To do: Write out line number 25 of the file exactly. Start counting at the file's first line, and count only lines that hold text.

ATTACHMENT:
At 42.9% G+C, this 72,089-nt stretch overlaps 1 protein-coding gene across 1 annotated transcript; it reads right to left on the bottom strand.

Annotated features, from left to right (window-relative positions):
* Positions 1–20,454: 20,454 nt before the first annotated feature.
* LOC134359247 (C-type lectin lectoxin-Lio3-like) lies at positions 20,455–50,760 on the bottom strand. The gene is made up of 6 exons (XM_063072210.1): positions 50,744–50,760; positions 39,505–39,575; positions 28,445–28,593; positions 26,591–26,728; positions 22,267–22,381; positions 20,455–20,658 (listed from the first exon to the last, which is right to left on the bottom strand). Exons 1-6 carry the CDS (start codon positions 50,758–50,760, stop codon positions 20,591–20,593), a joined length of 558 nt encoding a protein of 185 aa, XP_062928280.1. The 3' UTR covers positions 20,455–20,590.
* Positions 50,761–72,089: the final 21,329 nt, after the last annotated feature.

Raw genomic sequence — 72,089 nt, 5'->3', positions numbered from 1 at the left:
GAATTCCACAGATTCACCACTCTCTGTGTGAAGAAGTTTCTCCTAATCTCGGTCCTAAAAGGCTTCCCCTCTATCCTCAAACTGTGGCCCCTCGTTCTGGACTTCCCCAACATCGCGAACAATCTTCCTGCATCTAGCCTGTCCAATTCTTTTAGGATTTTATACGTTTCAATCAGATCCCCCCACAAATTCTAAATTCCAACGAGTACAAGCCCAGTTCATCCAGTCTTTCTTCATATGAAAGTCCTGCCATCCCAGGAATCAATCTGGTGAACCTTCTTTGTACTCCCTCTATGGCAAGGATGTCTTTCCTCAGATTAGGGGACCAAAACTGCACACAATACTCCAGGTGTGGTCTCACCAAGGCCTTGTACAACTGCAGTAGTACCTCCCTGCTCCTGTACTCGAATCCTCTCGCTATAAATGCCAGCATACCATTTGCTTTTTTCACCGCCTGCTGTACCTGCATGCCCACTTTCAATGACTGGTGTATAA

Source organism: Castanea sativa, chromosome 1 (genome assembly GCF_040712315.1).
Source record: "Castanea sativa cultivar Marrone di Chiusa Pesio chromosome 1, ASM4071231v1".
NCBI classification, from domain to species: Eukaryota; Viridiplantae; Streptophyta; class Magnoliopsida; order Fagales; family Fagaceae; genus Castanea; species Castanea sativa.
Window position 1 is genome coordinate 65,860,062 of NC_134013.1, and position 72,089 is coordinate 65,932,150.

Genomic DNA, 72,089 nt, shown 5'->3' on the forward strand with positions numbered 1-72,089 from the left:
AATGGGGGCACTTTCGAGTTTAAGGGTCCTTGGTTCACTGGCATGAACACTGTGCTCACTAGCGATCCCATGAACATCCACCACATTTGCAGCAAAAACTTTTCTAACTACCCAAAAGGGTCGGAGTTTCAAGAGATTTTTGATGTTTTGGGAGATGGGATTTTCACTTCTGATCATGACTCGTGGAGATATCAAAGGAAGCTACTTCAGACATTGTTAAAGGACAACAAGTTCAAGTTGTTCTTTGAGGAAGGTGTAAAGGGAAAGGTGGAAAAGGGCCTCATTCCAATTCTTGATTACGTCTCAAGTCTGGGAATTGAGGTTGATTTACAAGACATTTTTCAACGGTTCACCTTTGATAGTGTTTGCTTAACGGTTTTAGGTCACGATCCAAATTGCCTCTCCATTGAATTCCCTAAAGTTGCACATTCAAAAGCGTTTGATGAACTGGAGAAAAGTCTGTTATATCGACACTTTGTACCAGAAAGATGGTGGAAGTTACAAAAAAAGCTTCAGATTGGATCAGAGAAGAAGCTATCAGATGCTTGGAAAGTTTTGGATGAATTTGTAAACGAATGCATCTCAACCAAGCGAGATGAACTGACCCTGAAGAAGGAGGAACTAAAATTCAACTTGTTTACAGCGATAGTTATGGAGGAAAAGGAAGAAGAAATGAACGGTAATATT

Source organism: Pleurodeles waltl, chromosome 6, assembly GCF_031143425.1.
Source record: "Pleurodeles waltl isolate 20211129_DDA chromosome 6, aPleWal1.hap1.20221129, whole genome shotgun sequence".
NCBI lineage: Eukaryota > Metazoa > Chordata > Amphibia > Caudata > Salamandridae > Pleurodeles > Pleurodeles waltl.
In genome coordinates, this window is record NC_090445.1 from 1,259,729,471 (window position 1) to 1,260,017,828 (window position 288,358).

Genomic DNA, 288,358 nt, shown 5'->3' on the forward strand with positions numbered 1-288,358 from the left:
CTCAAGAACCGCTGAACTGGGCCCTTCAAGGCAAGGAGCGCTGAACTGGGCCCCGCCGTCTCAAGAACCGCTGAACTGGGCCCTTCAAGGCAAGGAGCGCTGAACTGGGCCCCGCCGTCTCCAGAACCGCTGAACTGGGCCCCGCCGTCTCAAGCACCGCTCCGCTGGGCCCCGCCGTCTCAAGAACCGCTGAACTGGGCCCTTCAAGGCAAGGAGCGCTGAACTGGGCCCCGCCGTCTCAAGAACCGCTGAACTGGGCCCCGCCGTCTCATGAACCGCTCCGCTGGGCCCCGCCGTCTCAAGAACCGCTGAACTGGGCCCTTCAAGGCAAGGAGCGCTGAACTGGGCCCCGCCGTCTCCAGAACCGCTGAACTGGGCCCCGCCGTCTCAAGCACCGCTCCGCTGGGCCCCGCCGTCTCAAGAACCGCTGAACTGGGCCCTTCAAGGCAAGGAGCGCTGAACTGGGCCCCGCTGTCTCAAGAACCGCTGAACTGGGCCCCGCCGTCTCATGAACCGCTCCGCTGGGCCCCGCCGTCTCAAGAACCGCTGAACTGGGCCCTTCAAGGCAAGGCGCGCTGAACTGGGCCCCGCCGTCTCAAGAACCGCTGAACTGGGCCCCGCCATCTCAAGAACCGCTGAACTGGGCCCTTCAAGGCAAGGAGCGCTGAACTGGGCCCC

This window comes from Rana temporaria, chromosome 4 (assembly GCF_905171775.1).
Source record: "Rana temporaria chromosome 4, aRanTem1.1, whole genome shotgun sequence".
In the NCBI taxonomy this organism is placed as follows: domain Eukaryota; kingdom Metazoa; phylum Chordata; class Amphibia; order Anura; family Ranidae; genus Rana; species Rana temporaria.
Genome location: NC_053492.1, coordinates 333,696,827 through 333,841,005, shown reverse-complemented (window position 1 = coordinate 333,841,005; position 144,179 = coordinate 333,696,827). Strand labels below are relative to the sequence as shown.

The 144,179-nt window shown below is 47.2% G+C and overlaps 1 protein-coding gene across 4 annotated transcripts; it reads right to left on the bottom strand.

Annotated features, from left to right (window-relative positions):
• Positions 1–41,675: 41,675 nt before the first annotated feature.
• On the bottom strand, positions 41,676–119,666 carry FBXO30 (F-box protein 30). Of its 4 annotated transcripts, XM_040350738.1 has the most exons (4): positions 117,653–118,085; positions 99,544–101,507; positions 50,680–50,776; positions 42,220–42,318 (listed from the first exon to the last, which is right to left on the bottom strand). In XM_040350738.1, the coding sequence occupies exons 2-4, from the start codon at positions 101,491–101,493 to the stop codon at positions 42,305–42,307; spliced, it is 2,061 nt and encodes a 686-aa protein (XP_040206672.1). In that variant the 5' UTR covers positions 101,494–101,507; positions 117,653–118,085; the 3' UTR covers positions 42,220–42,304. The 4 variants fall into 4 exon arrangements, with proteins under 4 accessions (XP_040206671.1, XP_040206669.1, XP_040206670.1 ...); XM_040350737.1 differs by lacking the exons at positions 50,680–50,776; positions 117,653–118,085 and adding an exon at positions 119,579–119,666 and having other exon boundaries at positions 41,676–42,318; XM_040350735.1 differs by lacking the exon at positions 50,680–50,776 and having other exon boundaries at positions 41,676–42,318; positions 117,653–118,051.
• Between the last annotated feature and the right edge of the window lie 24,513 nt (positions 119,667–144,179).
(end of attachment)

Annotated features, from left to right (window-relative positions):